Application to Foreign Nationals: An Ambiguity

Despite the Hon'ble Supreme Court has addressed the validity of section 66A from varied perspectives. Nevertheless, the Court has struck it down on being violative of Article 19 (1) (a). Thus, the Apex Court erred in its ruling when it did not take into account foreign nationals accessing the internet from India.

In M.SM. Sharma v. Sri Krishna Sinha[xi], the Supreme Court held that the fundamental right of freedom of speech and expression is available only to the citizens, and therefore, non–citizens cannot claim the benefit of liberty. The same was held in the case of Express Newspaper (P) v. Union of India[xii], wherein the Court explicitly held that fundamental freedoms under Article 19 are available only to the citizens. This makes the situation more vulnerable to foreign nationals, including tourists who use the internet in India, as section 66A would still apply to them. Moreover, the Court has upheld the aforementioned section on the ground of Article 14 but at the same time has struck it down on the ground of being vague. Thus, it is unclear whether 'vague'' amounts to 'arbitrary confusing to its application on foreign nationals'.


Thus, this landmark judgment, which adds another facet to Article 19 (1) (a), namely, freedom to expression over the internet, can be summarised in terms of 'chilling effect', which strikes at section 66A. In S. Khushboo v. Kanniamal[xiii], the Supreme Court elucidating the doctrine of ‘chilling effect’ held: “In the present case, the substance of controversy does not touch premarital sex is socially acceptable. Instead, the real issue of concern is the disproportionate response to the appellant’s remarks. If the complainants vehemently disagreed with the appellant’s views, then they should have contested her views through the news media or any other public platform. The law should not be used in a manner having ‘chilling effect’ on freedom of speech and expression.”

Thus, information that may be grossly offensive or which causes annoyance is undefined terms that into its net large a number of innocent speech. In the case of the Secretary, Ministry of Information & Broadcasting v. Cricket Association of Bengal[xiv] , it was held that the doctrine of a chilling effect is the same irrespective of means of communication, including the internet. A person may discuss or advocate employing writing over social media over the internet, which may be literary work and, for others, a cause of annoyance. Therefore, section 66A is so widely cast that virtually any opinion may be covered within the net of section 66A. Henceforth, to conclude, relying on the cases of Kameshwar Prasad v. the State of Bihar[xv] and Kedar Nath Singh v. the State of Bihar[xvi] and given the fact that the offences created by section 66A are not covered under Article 19 (2) rather is vaguely worded, the Supreme Court rightly declared section 66A of the I.T. Act, 2000 constitutionally invalid.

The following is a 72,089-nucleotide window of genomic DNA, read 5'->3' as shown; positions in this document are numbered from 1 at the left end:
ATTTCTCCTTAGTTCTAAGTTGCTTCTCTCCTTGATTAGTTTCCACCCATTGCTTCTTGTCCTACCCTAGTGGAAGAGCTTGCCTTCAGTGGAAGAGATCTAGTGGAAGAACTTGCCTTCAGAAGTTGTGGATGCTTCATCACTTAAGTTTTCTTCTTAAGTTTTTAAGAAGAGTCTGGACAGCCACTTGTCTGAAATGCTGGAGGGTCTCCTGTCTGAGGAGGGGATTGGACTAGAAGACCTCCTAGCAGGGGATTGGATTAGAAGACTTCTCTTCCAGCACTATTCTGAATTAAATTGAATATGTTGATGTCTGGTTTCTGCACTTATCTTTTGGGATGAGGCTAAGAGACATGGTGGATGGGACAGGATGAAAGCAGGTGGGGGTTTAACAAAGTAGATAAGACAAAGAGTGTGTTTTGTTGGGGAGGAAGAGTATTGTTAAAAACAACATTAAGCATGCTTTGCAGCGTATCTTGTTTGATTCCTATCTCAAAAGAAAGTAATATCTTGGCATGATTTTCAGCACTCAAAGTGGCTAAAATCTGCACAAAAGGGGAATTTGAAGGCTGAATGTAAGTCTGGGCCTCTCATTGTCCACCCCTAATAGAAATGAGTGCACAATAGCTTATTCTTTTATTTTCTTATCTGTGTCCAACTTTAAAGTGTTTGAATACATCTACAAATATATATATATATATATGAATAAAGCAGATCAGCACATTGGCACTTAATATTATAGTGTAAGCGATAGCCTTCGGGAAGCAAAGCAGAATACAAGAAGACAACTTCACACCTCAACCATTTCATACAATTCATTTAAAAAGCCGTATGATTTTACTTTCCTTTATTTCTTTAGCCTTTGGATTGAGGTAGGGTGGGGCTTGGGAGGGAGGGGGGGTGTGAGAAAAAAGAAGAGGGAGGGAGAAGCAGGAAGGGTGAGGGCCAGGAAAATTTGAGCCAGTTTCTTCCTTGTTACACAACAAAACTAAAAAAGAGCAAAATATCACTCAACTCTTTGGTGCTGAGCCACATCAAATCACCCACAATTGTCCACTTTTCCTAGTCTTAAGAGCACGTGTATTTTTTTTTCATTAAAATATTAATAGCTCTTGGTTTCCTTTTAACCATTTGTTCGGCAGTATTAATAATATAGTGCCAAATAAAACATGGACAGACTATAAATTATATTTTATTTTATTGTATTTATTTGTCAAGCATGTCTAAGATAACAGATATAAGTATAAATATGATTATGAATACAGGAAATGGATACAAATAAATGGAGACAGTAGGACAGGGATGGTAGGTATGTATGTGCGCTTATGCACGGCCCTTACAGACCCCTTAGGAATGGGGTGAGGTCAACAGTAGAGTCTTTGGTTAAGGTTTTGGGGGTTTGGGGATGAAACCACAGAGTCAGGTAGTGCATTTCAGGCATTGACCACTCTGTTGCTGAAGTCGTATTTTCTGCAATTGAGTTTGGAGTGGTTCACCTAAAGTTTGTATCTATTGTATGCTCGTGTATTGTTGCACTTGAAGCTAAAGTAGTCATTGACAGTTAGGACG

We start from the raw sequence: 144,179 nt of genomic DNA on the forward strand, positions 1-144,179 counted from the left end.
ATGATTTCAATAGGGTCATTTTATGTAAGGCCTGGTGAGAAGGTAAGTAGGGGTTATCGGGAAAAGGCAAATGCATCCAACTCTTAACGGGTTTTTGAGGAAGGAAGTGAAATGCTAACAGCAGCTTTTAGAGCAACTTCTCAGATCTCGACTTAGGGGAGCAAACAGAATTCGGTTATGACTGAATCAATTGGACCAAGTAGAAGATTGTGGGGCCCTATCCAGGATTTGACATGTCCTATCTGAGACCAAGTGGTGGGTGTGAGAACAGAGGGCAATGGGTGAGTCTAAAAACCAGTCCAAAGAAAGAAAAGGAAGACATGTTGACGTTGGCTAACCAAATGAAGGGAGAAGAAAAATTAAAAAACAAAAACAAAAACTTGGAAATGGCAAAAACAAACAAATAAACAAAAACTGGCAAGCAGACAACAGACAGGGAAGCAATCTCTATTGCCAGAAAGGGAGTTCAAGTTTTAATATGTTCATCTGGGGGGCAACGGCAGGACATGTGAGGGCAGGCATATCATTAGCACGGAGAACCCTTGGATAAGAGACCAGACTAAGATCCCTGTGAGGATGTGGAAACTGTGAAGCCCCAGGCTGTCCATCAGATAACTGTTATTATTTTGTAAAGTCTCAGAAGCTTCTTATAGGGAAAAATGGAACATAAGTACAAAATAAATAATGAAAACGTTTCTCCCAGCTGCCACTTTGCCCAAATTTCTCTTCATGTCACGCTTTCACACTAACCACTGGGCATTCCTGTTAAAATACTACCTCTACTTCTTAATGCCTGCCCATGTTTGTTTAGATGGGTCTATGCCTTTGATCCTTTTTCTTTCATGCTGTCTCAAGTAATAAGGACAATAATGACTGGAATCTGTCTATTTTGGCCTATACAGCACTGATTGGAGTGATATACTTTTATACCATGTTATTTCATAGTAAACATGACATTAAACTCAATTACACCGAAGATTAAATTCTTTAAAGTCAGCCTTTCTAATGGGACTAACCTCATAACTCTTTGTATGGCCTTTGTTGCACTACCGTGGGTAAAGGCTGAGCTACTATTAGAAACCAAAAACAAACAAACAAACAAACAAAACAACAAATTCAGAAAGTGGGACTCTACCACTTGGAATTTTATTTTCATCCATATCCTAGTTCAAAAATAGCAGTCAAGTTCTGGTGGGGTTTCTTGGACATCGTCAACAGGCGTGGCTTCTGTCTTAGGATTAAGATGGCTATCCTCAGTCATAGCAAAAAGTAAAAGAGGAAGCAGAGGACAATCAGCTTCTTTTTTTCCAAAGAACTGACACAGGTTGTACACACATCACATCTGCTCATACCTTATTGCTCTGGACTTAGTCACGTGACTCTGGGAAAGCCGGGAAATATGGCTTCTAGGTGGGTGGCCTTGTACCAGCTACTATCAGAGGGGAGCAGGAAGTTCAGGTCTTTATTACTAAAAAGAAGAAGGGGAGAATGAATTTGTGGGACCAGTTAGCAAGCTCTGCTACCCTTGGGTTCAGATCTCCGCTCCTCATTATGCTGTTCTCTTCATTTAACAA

[i] DR. DURGADAS BASU, COMMENTARY OF THE CONSTITUTION OF INDIA 2256(8th Ed. 2007). [ii] (1985) 2 SCR 287. [iii] Chintaman Rao v. State of Madhya Pradesh, AIR 1951 SC 118. [iv] (1997) 1 SCC 301. [v] LIC v. Manubhai D. Shah, (1992) 3 SCC 637. [vi] Directorate of Film Festivals v. Gaurav Ashwin Jain, (2007) 4 SCC 737. [vii] Virendra v. State of Punjab, 1958 SCR 308. [viii] Winters v. People of State of New York, 92 L. Ed. 840. [ix] Reno, Attorney General of United States v. American Civil Liberties Union, (1997) 521 U.S. 844. [x] Kartar Singh v. the State of Punjab, (1994) 3 SCC 569. [xi] M.S.M. Sharma v. Sri Krishna Sinha, AIR 1959 SC 395. [xii] Express Newspaper (P) Ltd. v. Union of India, AIR 1958 SC 578. [xiii] S. Khushboo v. Kannaimal, (2010) 5 SCC 600. [xiv] The Secretary, Ministry of Information & Broadcasting v. Cricket Association of Bengal, (1995) 2 SCC 161. [xv] Rameshwar Prasad v. the State of Bihar, (1962) 3 Supp. SCR 369. [xvi] Kedarnath Singh v. the State of Bihar, (1962) 2 Supp. SCR 769.


You can read Part-I of this post here.

Updated on 11th November 2023